Continue reading ““All About Visas”: Podcast by the Economic Observer”
The Ministry of Foreign Affairs has published a new Visa Application Form of the People’s Republic of China (Form v.2013). It should be used for all visa applications after September 1, 2013. The MFA announcement (in Chinese) is here.
AmCham China has just published its 2013 White Paper. Below is a brief introduction to the chapter on US and China visa policy, which I co-authored. Check it out. Continue reading “American Chamber of Commerce-China 2013 White Paper on Visa Policy”
I missed this earlier: The European Union Chamber of Commerce in China has published a Position Paper 2012/13 with some common-sense recommendations for China visa policy: Continue reading “EU Chamber of Commerce in China Position Paper on Visa Policy 2012/2013”
(Click here to see if the rules remain in effect.) Continue reading “Rules for the Administration of Employment of Foreign Nationals in China”
Applicants for China visas should submit a photographs taken within the last 6 months. The background must be white, with no shadows over the face or background. Continue reading “Photo Requirements for a Chinese Visa Application”
Public Notice  No. 17
Oct. 31, 1994
“Notice on Curbing Illegal Employment of Foreign Nationals in China,” by the Ministries of Public Security, Labor and Foreign Affairs
To the government of every province, autonomous regions, and municipalities directly controlled by the central government:
Recently, the number of foreign employees is ever-increasing with China’s economic development and opening up. Meanwhile, illegal employment has appeared in many places. Some overseas students work without authorization and illegally reside in China, and some hotels, restaurants, and dance halls illegally employ personnel from the Philippines and the Commonwealth of Independent States as servers or as companions to customers who come to sing, to drink and to dance, or even in pornography. Illegal employment has gone from being scattered and small-scale to organized and widespread. The number of illegal employees is increasing day by day. In 1993 alone, almost 800 foreign nationals were found illegally employed and expatriated. In Shenzhen in December, 223 instances of illegal labor were uncovered in one investigation.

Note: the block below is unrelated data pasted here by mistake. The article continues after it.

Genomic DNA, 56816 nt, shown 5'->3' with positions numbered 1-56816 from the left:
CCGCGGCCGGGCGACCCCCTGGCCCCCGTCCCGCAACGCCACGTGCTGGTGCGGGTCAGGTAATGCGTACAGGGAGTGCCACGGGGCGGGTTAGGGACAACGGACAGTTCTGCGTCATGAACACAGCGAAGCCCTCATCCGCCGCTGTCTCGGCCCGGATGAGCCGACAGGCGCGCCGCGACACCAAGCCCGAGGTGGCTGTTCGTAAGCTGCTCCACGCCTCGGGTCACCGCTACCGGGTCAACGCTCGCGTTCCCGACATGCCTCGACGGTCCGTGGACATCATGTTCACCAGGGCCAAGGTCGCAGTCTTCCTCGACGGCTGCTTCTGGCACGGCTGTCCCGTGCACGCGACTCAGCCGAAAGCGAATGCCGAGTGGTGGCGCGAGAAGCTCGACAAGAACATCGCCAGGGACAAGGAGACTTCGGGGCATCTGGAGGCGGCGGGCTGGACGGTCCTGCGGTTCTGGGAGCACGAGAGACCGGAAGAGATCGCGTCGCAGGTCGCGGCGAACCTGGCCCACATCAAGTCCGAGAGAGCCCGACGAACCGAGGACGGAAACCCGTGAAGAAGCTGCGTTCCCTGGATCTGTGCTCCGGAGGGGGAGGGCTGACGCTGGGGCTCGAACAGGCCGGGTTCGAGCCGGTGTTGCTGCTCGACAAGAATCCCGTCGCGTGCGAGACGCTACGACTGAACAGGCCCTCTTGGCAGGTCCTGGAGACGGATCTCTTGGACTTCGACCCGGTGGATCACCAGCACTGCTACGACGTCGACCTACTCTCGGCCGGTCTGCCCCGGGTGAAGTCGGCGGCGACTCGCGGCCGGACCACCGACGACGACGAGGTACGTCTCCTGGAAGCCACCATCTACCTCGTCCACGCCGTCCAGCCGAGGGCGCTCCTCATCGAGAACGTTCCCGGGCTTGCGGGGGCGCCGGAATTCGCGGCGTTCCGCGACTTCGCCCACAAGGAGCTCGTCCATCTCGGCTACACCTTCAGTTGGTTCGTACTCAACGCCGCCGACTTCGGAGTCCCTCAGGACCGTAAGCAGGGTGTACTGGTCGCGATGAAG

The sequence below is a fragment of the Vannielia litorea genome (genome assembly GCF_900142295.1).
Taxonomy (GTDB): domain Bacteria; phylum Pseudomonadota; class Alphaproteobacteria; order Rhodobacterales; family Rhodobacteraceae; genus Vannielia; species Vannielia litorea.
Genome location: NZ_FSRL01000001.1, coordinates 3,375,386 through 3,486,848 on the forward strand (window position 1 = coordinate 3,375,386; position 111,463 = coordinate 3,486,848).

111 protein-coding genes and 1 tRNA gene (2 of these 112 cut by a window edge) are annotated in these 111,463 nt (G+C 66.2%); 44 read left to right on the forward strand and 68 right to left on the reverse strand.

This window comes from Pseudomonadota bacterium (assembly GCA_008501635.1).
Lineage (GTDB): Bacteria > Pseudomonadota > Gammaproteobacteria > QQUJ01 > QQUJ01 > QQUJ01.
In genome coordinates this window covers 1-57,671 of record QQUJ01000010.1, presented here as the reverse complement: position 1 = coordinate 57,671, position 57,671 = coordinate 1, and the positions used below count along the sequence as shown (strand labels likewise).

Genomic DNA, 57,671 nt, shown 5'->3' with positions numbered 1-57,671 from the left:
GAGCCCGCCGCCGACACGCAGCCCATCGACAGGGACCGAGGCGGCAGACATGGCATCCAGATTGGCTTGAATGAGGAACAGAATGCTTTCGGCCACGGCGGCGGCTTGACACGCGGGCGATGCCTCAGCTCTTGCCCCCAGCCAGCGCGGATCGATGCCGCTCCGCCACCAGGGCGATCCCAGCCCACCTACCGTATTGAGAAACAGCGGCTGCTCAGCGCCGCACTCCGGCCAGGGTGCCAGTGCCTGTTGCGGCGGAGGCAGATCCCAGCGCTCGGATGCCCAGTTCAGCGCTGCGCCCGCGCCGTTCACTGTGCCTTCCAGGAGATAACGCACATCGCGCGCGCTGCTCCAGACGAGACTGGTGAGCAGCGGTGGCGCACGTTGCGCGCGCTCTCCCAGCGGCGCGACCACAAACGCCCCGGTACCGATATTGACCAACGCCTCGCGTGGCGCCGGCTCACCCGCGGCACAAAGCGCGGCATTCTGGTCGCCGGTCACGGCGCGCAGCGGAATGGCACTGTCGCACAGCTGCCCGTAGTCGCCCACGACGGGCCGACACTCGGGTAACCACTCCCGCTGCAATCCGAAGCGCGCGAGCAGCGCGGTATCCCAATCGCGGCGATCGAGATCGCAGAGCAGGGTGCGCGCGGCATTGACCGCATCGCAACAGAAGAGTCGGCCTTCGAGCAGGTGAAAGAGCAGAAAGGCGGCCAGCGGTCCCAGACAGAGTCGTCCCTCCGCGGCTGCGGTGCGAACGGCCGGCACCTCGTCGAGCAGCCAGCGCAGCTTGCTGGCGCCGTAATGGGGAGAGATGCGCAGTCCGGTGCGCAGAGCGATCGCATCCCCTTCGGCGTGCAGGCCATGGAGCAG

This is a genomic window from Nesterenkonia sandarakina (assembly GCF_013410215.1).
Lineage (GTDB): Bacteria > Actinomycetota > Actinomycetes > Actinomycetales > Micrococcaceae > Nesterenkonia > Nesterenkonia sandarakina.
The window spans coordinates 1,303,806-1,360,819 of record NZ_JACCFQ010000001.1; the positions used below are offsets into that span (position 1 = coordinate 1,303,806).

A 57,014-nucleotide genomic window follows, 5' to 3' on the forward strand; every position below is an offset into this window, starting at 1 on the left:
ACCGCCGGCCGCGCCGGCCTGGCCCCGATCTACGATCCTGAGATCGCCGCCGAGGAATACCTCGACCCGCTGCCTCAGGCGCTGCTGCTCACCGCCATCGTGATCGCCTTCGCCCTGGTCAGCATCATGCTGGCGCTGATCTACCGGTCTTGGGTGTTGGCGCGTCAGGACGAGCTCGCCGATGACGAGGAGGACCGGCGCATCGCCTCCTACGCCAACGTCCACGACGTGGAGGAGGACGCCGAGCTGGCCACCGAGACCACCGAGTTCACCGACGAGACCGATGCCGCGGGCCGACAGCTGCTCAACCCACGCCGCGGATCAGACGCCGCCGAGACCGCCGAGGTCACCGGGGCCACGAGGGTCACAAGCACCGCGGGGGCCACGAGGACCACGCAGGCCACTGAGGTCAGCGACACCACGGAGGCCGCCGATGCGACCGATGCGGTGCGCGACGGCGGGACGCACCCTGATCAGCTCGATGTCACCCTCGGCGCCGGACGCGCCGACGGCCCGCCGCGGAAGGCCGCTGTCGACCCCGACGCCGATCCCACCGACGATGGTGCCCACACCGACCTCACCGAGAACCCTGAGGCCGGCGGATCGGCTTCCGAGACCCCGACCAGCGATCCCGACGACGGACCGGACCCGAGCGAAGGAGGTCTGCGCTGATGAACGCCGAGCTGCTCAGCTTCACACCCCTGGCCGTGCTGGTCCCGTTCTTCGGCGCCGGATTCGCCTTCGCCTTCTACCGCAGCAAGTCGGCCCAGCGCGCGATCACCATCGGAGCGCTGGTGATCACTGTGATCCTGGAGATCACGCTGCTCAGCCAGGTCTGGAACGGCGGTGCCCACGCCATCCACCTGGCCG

It violates the Law on the Entry and Exit of Foreign Nationals for foreign nationals to work illegally in China. It not only is harmful to the public security, but also brings disorder to the labor market in China, thus infringing upon the interests of Chinese. Those foreign nationals who engage in regular labor compete with Chinese citizens for jobs. So it is not helpful to the stability of the labor market.
There are four main causes of illegal work. First, many work units, even press units, have an incorrect understanding of illegal employment of foreign nationals. They incorrectly believe that illegal employment is a normal phenomenon created by the reform and opening up policies, so they don’t support the public security and labor departments’ regulations, or even intervene in law enforcement. Second, some units that issue invitation letters and issue visas do not check strictly, and import laborers blindly. Third, some hotels, restaurants and recreational sites employ foreign nationals illegally in spite of laws and regulations in order to pursue economic benefits. Fourth, to get excessive profits, some units and persons import labor and introduce foreign nationals to work in China illegally.